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By Pardeep Toor 

English was the first language my newborn heard after his birth in October 2021, probably something medical the midwife said, or congratulations from a nearby nurse. My wife and I were speechless, focusing only on our son’s blue skin, piercing screams, and block of black hair that overwhelmingly confirmed he was indeed ours.

As first-time parents, our son instantly became the exclusive lens through which we viewed our world. I should’ve gotten new windshield wipers to make sure we reached home safely. Next time, I will take my elevated bilirubin levels seriously. My wife swore to get the spot on her retina checked again. She couldn’t remember the last time we’d dusted underneath our bed. We’d prepared nine months for this shift, but it still shook us. Our lives were only necessary to sustain his life.

We couldn’t stay speechless for long. The nurses eventually checked on us less frequently. Poking and prodding clinicians dissipated, leaving us with the humming overhead tube lights and beeping in the hallway. It was our turn to talk to our son, but what would we say? 

English wasn’t the first language for either of us. My wife is a native Spanish speaker and I exclusively spoke Punjabi for the first six years of my life. We both acquired English through our respective educations in Colombia and Canada. We promised to give our son both our languages, despite failing to acquire them from each other. 

English is our essential language, a primary means of communication that allows us to thrive as a couple, while simultaneously pulling us away from our native languages and cultures. Each spoken syllable of English is a leap away from our rolling “Rs” in Punjabi and Spanish. I’m not demonizing English, rather recognizing the challenge of its dominance in our lives. 

In the past four months, we’ve obsessed over speaking our respective languages to our son. It’s turned into a game: My wife will say something to him in Spanish, I’ll ask what she said, she tells me in English, and then I translate it into Punjabi and say it louder and faster back to our son as if his comprehension is a race we’re each trying to win. It’s partly in fun — but also stems from a sincere apprehension. We’re trying to pass down our languages while preserving them in our own lives.   

Regardless of our efforts, English will inevitably become the common language that my wife and I share with our son. It’s the only way we can talk to him without isolating each other. In doing so I’m afraid I’ll continue to lose my native Punjabi and our son will forever lose something he could have had.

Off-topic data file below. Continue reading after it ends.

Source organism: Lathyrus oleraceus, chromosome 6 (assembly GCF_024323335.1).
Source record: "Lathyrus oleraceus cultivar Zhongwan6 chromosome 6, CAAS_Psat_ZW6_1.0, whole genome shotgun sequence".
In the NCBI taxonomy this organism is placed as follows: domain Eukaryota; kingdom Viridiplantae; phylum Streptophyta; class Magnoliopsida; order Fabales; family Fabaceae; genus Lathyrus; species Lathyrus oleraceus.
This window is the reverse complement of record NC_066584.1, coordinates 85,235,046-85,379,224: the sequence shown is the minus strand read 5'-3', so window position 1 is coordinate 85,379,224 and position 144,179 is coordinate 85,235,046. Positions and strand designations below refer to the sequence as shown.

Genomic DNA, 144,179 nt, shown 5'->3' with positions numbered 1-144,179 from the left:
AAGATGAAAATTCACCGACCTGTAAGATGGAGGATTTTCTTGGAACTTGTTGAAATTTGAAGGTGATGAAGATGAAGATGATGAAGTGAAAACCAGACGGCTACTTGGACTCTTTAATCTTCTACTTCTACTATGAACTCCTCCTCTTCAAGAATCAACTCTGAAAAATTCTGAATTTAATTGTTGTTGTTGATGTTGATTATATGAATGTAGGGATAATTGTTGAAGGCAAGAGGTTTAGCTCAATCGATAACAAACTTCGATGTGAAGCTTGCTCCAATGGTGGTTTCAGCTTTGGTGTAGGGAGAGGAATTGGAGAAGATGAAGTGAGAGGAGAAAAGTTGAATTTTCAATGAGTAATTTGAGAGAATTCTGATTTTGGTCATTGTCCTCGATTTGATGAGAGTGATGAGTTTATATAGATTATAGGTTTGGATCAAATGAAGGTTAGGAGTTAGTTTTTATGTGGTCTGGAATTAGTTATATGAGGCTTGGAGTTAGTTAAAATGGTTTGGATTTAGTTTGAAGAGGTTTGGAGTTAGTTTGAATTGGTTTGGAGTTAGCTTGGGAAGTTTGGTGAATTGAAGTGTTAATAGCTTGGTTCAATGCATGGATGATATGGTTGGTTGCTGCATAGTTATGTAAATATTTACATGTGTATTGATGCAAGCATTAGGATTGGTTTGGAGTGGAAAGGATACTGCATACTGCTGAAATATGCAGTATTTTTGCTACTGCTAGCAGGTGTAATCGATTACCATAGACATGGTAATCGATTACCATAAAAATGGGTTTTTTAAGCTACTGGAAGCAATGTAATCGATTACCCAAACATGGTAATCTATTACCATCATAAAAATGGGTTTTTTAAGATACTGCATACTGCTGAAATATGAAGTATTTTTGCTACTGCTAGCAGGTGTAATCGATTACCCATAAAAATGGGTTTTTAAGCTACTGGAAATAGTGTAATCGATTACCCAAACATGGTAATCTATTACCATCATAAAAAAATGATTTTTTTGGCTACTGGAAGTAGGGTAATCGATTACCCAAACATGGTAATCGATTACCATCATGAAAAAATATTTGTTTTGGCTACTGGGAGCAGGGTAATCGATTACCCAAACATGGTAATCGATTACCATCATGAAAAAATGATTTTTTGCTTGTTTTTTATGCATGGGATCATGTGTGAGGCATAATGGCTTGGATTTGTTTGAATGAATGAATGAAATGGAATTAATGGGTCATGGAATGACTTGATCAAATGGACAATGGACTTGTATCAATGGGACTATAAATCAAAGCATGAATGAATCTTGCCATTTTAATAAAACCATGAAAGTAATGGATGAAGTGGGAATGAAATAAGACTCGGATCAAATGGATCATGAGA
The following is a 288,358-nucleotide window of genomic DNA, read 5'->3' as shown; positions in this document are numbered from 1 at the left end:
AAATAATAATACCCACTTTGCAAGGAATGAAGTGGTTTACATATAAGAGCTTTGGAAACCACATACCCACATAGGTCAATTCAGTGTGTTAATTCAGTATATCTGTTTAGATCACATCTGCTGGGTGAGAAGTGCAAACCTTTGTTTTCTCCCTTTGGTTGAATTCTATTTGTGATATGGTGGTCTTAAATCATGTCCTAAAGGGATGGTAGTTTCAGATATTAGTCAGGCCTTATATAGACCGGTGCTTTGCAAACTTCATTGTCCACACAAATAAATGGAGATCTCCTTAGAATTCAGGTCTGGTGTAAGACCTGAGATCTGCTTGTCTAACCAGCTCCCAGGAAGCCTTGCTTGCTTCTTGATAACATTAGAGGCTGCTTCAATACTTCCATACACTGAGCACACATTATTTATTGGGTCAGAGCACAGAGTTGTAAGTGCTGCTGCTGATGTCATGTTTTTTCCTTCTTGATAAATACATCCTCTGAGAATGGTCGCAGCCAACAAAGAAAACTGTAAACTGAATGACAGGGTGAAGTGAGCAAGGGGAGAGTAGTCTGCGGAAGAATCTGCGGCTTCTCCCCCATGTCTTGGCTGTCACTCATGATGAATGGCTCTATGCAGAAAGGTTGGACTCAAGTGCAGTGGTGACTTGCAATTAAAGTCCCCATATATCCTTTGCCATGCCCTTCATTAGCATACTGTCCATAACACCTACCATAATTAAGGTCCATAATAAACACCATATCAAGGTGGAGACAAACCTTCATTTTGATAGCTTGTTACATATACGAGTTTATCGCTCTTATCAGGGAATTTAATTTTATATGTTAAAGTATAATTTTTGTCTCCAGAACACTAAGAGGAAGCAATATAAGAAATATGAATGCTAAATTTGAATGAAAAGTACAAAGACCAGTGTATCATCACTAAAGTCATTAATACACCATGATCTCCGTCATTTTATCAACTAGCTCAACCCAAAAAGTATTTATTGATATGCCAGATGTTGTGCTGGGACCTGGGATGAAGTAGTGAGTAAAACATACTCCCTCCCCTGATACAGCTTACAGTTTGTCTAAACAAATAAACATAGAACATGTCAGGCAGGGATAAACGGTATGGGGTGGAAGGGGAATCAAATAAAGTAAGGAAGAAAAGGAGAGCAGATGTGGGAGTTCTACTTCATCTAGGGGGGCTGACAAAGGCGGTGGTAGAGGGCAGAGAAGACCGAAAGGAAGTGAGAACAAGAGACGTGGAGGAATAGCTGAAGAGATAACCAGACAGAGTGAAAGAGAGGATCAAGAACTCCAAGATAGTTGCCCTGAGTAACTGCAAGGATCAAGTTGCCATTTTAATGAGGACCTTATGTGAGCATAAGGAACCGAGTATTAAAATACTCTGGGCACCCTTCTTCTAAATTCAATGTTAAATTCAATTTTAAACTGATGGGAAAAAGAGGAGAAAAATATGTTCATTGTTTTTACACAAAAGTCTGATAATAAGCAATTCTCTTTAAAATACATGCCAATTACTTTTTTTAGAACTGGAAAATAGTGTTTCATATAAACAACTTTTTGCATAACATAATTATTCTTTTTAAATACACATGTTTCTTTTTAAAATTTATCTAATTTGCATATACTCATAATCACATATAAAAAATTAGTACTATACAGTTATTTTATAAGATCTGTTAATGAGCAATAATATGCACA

This struggle isn’t exclusive to our family. The loss of language has been extensively explored in the following essays. 

The Pain of Losing Your First Language (Kristin Wong, Catapult, December 2021) 

This essay outlines the suffering Wong endured since foregoing her native language as a child for the sake of assimilating into America. Wong does a phenomenal job of incorporating linguistic research in her analysis, giving academic weight to her regrets. The balance of personal narrative and analysis of English language adoption and native attrition flows through the essay as studies confirm Wong’s feelings, yet don’t free her from longing for her first language. “I wonder what Cantonese words my brain pushed out when I started speaking mostly English at age six. And is attrition limited to words? What else did I lose to assimilate?”

During her pregnancy, Wong commits to re-learning her native Cantonese so she can pass it on to her child. However, despite her efforts, she feels the impossibility of her task. 

Like learning how to spell only, the more I look at Jyutping, the more the words start to make sense. But part of me knows better. I’ll never speak Cantonese the same way I would have if I’d never stopped speaking it to begin with. Like a phantom limb, the memory of my first language stays with me even with it gone, but that’s all it is: a memory. It occurs to me that trying to relearn this language is the embodiment of my bicultural identity. The American in me is determined to reclaim the Chinese part of myself.

Why Do I Write in My Colonizers’ Language? (Anandi Mishra, Electric Literature, March 2021)

Part of the struggle with English has always been its foreignness. The language either forcefully invaded foreign lands or immigrants willingly chose to move west. Mishra addresses the colonial legacy of English and how that makes her feel “queasy,” while also recognizing the language’s modern dominance in India. 

For my family, friends, relatives, and teachers, English was seen as a language of access. It could land you better jobs, remove limitations, and open up avenues. English speakers were high achievers, often conflated with the colonizers who ruled over us for about 200 years. It was ironic that the language of our colonizers was seen as aspirational, something that could lift us out of the discomfort that our parents’ mid-level jobs put us through. In reading all the subjects at school in English, we were made to understand that English was the language of possibilities.